An important note about the “Don’t Break the Chain” method: you’re probably going to break the chain at some point. It’ll just happen. Maybe you got too sick to brain one day, or you’re simply in a situation where you absolutely cannot get time away to do the thing you set out to do. An additional rule I have seen, for those of us just starting our Chains, is “miss no more than one day.” If you miss a day for some reason, it’s your responsibility to get back on the Chain the very next day. Otherwise you’re going to start making a new chain of not-doing the thing.

I hope everybody reading this has a fun (and safe!) New Year’s Eve, and a productive New Year’s Day! I’m kicking off my personal JanNoWriMo tomorrow, with a few of my friends on twitter, and my goal is to finish my First Draft by the end of January. What’re your New Year goals?

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A sign of good things to come

Once again we’re closing in on the end of the year. Another year of hard work, of hope and frustration, of trying desperately to balance our need to make cool stuff with our need to pay bills and feed kids. This has been a tough one for all of us here at Inkpunks, for one reason or another, and we’re all hoping for good change ahead in 2014.

We have at least one good omen for things to come, and we wanted to share it with you. We don’t do a ton of self-promoting around here–it’s awkward for us–but I think today we need to make an exception. Because for the first time, an Inkpunk has a novel coming out. An actual legit book from an established publisher. And we’re all giddy aunts and uncles cooing over our dear Wendy’s bookbaby and need to show pictures of it to everyone  whether they like it or not. (But honestly, how could you NOT like it? IT’S AMAZING. Illustration by Michael Ivan.)

Cover of Skinwalkers by Wendy W. Wagner

Cover of Skinwalkers by Wendy W. Wagner

That, my friends, is the payoff. The fruit of years of hard work. The end result of submissions and rejections, of retreats and workshops and critiques, of novel drafts that never saw the light of day, of outlines and pitches that were sent back as not good enough, of finally having to learn the rules of someone else’s world (omg, I can’t even imagine, it’s hard enough when we get to make them up ourselves!). That’s two years of emails between Wendy and the rest of us, sometimes elated, sometimes despondent, but always in touch, always working, always setting an example for us.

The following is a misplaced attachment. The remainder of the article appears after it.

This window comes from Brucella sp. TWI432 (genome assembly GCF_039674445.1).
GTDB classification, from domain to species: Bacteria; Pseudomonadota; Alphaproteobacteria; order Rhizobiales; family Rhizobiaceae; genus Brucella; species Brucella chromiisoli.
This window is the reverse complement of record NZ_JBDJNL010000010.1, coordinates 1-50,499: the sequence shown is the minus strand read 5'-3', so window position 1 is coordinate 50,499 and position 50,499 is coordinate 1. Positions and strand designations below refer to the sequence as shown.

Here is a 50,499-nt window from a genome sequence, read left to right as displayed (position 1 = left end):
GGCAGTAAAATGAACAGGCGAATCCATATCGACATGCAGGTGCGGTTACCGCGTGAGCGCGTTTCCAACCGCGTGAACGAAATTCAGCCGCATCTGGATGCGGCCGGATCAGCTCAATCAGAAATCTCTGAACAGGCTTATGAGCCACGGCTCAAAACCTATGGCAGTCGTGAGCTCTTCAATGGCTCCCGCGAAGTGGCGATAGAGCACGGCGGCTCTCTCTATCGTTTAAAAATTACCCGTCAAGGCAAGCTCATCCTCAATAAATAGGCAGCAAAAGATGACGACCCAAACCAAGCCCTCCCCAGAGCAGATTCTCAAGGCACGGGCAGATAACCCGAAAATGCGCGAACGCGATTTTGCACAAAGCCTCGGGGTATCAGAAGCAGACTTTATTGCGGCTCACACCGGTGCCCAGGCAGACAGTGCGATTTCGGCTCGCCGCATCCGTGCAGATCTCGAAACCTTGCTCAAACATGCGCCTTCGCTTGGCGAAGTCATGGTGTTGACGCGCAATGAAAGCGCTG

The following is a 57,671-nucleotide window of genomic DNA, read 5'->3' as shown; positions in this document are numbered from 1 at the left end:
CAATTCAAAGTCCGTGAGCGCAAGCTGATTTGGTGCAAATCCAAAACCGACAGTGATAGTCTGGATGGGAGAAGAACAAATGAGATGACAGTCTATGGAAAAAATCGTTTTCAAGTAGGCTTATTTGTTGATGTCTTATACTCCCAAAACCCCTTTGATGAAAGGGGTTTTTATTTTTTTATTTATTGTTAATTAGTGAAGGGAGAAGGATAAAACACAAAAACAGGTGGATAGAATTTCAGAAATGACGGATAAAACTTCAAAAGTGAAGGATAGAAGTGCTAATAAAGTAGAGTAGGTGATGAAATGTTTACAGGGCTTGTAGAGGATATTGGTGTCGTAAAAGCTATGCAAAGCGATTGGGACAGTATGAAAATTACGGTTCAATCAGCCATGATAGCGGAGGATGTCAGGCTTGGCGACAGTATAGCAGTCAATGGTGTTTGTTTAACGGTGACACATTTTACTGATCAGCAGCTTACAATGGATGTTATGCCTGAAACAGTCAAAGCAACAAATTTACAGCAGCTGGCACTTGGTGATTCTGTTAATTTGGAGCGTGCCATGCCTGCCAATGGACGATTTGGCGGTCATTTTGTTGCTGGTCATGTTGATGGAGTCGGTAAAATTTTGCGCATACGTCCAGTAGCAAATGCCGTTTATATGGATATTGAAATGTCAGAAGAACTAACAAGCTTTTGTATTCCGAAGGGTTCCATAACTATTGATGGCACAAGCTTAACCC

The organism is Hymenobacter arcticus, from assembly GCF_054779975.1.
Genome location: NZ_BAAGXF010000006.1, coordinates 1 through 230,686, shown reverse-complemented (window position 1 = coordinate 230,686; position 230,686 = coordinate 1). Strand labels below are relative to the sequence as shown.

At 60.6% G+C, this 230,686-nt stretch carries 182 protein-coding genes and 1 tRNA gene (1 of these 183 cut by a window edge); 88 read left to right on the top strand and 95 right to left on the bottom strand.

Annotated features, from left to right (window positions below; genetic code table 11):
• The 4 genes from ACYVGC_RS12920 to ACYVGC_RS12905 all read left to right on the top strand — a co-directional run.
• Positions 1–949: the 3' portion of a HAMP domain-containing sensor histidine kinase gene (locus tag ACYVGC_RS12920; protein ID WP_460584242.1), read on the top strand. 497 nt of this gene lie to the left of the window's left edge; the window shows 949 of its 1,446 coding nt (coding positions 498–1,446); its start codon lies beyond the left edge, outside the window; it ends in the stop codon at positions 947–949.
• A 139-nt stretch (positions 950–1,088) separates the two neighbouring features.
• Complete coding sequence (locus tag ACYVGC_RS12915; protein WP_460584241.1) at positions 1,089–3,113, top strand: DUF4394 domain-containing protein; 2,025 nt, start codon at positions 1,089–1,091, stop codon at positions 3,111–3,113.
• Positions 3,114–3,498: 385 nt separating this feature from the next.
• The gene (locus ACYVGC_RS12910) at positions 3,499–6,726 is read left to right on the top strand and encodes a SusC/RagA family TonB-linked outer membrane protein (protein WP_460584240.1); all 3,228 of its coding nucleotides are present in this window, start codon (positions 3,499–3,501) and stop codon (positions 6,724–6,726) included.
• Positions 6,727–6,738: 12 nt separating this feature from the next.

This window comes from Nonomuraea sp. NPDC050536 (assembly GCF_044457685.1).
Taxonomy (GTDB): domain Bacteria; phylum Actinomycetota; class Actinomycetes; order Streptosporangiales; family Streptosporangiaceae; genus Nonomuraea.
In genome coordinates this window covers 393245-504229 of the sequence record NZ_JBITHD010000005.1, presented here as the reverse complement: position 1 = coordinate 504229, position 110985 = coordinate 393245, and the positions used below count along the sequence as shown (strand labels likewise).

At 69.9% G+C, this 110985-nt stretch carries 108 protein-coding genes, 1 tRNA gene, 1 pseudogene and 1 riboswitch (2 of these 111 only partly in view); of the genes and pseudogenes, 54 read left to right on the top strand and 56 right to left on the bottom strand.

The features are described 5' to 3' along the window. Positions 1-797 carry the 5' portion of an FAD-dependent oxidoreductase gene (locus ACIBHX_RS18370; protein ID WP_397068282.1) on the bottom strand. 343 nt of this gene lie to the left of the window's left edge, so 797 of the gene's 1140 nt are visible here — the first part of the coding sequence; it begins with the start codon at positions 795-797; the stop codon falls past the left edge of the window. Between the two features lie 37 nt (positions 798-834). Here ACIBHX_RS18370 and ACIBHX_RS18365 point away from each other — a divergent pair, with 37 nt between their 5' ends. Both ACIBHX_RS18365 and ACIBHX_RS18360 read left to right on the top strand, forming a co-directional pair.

That’s Wendy’s book, and we could not be any fucking prouder of her than we are.

Skinwalkers will be available from Paizo on March 1, 2014.

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Superstars and Whatnot

It was at the Illustration Masters Class where I first heard Greg Manchess declare that there is no such thing as talent. A rather startling premise to tell a bunch of aspiring artists. But no, Greg stated that artistic skill “is built, not possessed”, created by hard work and training. I wonder about this idea, chew on it occasionally, still not sure what I think. It makes me think of films like Amadeus and Finding Forrester that portray bitter rivalries between merely adequate creators and their brilliant counterparts. I have no idea how historically accurate the portrayals are, but today Mozart is a household name while Salieri is mostly for history buffs. I itch and scratch away at what that thing is that makes one individual a superstar while another is just adequate.